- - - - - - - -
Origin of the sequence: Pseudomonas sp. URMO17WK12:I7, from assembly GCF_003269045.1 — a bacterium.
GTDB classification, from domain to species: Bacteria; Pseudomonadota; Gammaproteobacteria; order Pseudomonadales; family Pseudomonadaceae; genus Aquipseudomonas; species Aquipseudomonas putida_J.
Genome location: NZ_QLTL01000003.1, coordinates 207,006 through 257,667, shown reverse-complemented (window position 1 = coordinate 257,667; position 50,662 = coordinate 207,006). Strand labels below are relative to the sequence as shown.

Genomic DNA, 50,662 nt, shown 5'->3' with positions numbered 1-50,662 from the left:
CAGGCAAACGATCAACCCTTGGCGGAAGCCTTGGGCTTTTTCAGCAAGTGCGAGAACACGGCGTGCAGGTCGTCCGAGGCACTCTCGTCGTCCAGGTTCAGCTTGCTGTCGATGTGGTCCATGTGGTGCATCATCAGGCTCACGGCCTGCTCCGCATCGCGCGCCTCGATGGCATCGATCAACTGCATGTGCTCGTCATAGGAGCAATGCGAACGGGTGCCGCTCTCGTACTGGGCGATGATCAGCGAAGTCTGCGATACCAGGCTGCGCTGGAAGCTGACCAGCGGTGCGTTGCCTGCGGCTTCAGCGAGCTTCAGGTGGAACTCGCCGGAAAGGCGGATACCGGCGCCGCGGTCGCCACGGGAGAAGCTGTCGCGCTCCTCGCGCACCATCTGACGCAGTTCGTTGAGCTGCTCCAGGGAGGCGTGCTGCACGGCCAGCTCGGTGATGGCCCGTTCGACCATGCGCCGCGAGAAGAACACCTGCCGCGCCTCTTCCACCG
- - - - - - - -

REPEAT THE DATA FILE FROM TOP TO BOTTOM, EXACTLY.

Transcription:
Origin of the sequence: Pseudomonas sp. URMO17WK12:I7, from assembly GCF_003269045.1 — a bacterium.
GTDB classification, from domain to species: Bacteria; Pseudomonadota; Gammaproteobacteria; order Pseudomonadales; family Pseudomonadaceae; genus Aquipseudomonas; species Aquipseudomonas putida_J.
Genome location: NZ_QLTL01000003.1, coordinates 207,006 through 257,667, shown reverse-complemented (window position 1 = coordinate 257,667; position 50,662 = coordinate 207,006). Strand labels below are relative to the sequence as shown.

Genomic DNA, 50,662 nt, shown 5'->3' with positions numbered 1-50,662 from the left:
CAGGCAAACGATCAACCCTTGGCGGAAGCCTTGGGCTTTTTCAGCAAGTGCGAGAACACGGCGTGCAGGTCGTCCGAGGCACTCTCGTCGTCCAGGTTCAGCTTGCTGTCGATGTGGTCCATGTGGTGCATCATCAGGCTCACGGCCTGCTCCGCATCGCGCGCCTCGATGGCATCGATCAACTGCATGTGCTCGTCATAGGAGCAATGCGAACGGGTGCCGCTCTCGTACTGGGCGATGATCAGCGAAGTCTGCGATACCAGGCTGCGCTGGAAGCTGACCAGCGGTGCGTTGCCTGCGGCTTCAGCGAGCTTCAGGTGGAACTCGCCGGAAAGGCGGATACCGGCGCCGCGGTCGCCACGGGAGAAGCTGTCGCGCTCCTCGCGCACCATCTGACGCAGTTCGTTGAGCTGCTCCAGGGAGGCGTGCTGCACGGCCAGCTCGGTGATGGCCCGTTCGACCATGCGCCGCGAGAAGAACACCTGCCGCGCCTCTTCCACCG